As I referenced in my last post I spent 3 hours at the local park last weekend. Besides the woodpeckers another reason I was there that long was I finally took the time distinguishing two high-pitched calls – the Brown Creeper’s and Golden-crowned Kinglet’s.
I have referenced before I can still hear very high sounds. We take an annual hearing test at work and my results have barely moved in over a decade. The chart on my left ear hasn’t moved and my right ear barely. So I usually hear both Brown Creepers and Golden-crowned Kinglets before other people.
But that doesn’t mean I can distinguish between the two.
Both species were in the same area Saturday which gave me ample time for distinguishing between the two high-pitched calls.
Upon exiting the car, I immediately heard one of the high-pitched calls. Seeing as I was in the parking lot with only a few trees that meant they were probably Golden-crowned Kinglets. I don’t know about you but they are hard to see feeding in even a half-leaved tree. It took a few minutes before I finally spotted two near the tree top.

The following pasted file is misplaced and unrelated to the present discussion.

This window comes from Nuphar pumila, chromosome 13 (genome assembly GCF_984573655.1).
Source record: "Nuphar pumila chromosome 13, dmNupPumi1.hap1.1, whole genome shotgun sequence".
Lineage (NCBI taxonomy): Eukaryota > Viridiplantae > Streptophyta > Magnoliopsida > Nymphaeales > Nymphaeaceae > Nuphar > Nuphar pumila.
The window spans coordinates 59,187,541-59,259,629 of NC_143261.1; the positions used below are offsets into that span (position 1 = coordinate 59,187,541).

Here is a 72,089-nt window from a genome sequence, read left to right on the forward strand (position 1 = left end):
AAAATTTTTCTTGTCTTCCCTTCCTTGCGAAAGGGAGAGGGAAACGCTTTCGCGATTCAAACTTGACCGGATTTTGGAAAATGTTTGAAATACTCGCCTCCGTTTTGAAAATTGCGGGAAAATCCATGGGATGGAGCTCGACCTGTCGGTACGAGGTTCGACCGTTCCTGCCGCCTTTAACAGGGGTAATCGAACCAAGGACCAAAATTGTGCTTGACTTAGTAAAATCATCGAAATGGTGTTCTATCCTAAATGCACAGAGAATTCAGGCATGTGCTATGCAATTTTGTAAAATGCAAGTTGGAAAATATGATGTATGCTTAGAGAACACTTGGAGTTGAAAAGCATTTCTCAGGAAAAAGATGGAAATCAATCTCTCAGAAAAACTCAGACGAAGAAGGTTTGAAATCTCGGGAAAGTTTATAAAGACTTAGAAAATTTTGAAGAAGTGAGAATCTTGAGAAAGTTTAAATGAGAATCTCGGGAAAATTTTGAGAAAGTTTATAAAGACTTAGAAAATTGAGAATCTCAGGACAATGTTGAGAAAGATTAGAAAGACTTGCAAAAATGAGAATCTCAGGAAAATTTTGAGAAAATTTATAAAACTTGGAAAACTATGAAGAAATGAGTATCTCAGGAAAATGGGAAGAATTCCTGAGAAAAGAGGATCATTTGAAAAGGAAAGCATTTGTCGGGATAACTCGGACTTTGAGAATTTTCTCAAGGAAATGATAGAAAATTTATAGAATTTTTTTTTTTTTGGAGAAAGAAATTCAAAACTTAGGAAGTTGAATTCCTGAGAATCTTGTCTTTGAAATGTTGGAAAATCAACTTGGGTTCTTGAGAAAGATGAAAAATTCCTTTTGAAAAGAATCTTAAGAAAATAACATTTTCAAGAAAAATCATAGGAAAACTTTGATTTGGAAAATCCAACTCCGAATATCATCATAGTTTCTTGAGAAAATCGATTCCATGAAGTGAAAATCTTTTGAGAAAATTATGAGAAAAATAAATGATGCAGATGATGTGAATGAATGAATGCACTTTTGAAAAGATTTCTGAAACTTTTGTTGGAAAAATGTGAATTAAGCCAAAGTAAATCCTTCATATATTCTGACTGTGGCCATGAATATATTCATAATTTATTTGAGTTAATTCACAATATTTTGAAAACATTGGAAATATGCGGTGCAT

Listening for a few minutes before the pair flew I decided the call sounded like see repeated over 4-5 times, stopped, and repeated: seeseeseesee seeseeseesee
I little later in the walk I came across 3 Brown Creepers in a wooded area. I watched and listened to them. It sounded more like a repeated trill lasting for a second: seeeeet
The two sounded basically the same but I could pick up the different notes of the kinglet while the creeper’s notes trilled together. So there is a difference.
The ultimate test came when I came across both species together (along with several other woodland species). This time the Golden-crowned Kinglets were making the repeated call but were also making more single note calls – a long repeating seet – seet seet seet
So could I distinguish the two species by sound? Yes.
The trill of the Brown Creeper gave it away versus the Golden-crowned Kinglet’s more distinctive single notes. I’m sure both species have other calls but these are the ones I usually hear in the Midwest.
Once again spending a couple of hours to learn something instead of seeing how many species I could chalk up will pay dividends.